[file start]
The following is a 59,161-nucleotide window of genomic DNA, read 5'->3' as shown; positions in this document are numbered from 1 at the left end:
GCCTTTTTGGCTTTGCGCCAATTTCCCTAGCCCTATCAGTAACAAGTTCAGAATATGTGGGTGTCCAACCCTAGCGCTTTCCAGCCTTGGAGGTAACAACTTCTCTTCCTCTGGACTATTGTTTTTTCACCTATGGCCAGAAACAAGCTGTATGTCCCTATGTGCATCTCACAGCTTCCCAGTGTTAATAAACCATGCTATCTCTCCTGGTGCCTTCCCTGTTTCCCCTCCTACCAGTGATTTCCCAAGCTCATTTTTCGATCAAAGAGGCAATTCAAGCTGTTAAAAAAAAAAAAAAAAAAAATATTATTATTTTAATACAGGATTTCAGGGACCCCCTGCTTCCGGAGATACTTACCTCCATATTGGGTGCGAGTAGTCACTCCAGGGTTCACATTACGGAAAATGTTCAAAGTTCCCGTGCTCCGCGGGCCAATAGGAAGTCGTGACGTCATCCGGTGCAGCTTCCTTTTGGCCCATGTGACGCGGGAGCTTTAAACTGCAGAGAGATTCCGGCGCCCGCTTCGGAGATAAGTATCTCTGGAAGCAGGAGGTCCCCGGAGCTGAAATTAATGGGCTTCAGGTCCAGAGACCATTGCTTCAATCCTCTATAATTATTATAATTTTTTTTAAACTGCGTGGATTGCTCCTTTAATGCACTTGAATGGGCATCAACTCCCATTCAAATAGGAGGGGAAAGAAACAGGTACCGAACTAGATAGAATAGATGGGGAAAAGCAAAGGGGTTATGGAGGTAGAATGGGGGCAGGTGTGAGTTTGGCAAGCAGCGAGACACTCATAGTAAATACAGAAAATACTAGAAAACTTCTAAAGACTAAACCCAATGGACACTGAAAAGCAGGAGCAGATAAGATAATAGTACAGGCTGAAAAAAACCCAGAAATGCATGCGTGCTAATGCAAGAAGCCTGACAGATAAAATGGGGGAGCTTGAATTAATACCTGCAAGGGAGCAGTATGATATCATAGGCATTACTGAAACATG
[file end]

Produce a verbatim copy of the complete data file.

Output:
The following is a 59,161-nucleotide window of genomic DNA, read 5'->3' as shown; positions in this document are numbered from 1 at the left end:
GCCTTTTTGGCTTTGCGCCAATTTCCCTAGCCCTATCAGTAACAAGTTCAGAATATGTGGGTGTCCAACCCTAGCGCTTTCCAGCCTTGGAGGTAACAACTTCTCTTCCTCTGGACTATTGTTTTTTCACCTATGGCCAGAAACAAGCTGTATGTCCCTATGTGCATCTCACAGCTTCCCAGTGTTAATAAACCATGCTATCTCTCCTGGTGCCTTCCCTGTTTCCCCTCCTACCAGTGATTTCCCAAGCTCATTTTTCGATCAAAGAGGCAATTCAAGCTGTTAAAAAAAAAAAAAAAAAAAATATTATTATTTTAATACAGGATTTCAGGGACCCCCTGCTTCCGGAGATACTTACCTCCATATTGGGTGCGAGTAGTCACTCCAGGGTTCACATTACGGAAAATGTTCAAAGTTCCCGTGCTCCGCGGGCCAATAGGAAGTCGTGACGTCATCCGGTGCAGCTTCCTTTTGGCCCATGTGACGCGGGAGCTTTAAACTGCAGAGAGATTCCGGCGCCCGCTTCGGAGATAAGTATCTCTGGAAGCAGGAGGTCCCCGGAGCTGAAATTAATGGGCTTCAGGTCCAGAGACCATTGCTTCAATCCTCTATAATTATTATAATTTTTTTTAAACTGCGTGGATTGCTCCTTTAATGCACTTGAATGGGCATCAACTCCCATTCAAATAGGAGGGGAAAGAAACAGGTACCGAACTAGATAGAATAGATGGGGAAAAGCAAAGGGGTTATGGAGGTAGAATGGGGGCAGGTGTGAGTTTGGCAAGCAGCGAGACACTCATAGTAAATACAGAAAATACTAGAAAACTTCTAAAGACTAAACCCAATGGACACTGAAAAGCAGGAGCAGATAAGATAATAGTACAGGCTGAAAAAAACCCAGAAATGCATGCGTGCTAATGCAAGAAGCCTGACAGATAAAATGGGGGAGCTTGAATTAATACCTGCAAGGGAGCAGTATGATATCATAGGCATTACTGAAACATG